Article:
Scores of people were reported to have been killed in another clash between the forces of incumbent leader Alassane Ouattara against loyalists of former president on Monday in the capital Abidjan.
The heavy exchange of gunfire claimed dozens of lives in the world’s leading cocoa producer, Al Jazeera said.
International Committee of the Red Cross' Franck Kodjo said, "We have seen many dead. We recovered 40 bodies over two hours, but we were forced to stop because he had no room left in our van.
At least five bodies were recovered from yesterday's violence.
The CNN said Monday's operation was launched by the administration to disarm the last pocket of resistance and followed the two-day visit of former UN chief to reconcile the nation.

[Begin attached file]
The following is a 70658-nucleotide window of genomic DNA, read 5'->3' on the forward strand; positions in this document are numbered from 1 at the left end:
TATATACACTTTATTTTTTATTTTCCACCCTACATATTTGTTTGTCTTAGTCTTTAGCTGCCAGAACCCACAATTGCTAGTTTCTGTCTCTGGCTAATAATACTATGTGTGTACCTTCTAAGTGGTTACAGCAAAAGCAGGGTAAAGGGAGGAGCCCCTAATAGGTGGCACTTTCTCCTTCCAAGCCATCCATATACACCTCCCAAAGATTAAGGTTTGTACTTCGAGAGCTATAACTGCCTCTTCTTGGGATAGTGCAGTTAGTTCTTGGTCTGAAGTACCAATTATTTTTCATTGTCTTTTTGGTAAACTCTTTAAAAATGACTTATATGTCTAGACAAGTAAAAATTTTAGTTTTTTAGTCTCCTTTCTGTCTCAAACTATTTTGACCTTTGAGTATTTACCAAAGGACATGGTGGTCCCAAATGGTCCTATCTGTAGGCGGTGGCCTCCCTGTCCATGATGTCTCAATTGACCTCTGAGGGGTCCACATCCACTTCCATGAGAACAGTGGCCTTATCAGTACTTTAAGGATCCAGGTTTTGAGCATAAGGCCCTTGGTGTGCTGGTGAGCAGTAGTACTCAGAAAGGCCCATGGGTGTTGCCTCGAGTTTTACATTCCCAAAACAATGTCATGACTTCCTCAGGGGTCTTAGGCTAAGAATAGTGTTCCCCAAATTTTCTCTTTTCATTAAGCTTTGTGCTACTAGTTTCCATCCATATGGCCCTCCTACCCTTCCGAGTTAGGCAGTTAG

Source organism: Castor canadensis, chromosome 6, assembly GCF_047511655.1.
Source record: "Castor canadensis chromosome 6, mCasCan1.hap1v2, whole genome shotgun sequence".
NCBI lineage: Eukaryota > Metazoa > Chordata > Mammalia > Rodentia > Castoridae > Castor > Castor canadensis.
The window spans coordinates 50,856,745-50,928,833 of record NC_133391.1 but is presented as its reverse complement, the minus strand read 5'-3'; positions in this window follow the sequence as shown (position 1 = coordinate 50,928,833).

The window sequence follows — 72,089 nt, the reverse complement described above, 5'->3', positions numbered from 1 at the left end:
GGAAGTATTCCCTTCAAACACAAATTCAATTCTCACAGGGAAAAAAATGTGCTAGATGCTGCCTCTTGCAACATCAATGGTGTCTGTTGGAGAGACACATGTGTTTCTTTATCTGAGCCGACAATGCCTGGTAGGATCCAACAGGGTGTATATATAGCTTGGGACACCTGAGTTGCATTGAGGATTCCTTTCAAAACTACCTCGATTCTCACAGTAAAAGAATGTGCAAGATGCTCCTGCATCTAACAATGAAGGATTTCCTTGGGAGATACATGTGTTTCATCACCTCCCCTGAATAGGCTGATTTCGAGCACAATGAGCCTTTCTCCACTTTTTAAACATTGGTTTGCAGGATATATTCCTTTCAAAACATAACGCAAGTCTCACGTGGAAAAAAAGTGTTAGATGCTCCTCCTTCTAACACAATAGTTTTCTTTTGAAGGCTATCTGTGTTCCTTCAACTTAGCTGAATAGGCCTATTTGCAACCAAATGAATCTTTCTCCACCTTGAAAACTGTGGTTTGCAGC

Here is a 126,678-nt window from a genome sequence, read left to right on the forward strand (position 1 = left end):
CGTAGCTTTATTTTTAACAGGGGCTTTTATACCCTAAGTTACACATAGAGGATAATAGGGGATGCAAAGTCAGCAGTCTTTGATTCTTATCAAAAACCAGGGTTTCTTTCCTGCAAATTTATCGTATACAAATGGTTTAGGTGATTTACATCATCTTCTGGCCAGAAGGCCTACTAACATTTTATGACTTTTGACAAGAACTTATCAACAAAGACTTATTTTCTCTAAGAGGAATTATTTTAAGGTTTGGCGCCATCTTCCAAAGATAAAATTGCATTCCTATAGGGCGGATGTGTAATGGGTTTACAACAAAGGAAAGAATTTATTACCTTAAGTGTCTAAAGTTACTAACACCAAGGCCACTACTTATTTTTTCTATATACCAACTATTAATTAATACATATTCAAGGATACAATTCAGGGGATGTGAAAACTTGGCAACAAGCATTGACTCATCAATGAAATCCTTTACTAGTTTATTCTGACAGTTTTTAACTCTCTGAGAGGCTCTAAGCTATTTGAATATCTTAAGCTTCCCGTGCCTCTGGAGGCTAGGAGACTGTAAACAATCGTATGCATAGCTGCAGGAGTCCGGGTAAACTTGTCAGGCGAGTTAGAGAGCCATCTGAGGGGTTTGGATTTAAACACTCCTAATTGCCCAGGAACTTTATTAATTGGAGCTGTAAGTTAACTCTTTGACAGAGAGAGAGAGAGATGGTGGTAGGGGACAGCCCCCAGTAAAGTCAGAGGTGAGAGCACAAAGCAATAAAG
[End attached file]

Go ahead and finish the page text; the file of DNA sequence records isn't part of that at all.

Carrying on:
A resident from Abidjan's Yopougon, Sary Gregoire, said, "I was locked into my house for the past two weeks with no food to eat. But this morning, we were able to escape."
Another resident Mathieu Mimi said, "We are trapped in guerilla warfare. The militiamen are mobile and melt into the populations. It is hard to catch them."
The post-election violence in this West African nation has resulted in hundreds of deaths and forced nearly a million of people to flee Abidjan.
The nation almost went into a civil war when Gbagbo refused to relinquish his power since his November poll defeat. He was arrested last month.
Life is starting to return back to normal in other parts of the country. Road traffic is slowly returning to normal and banks have reopened. Exports of cocoa will resume this week.
Details of this report here.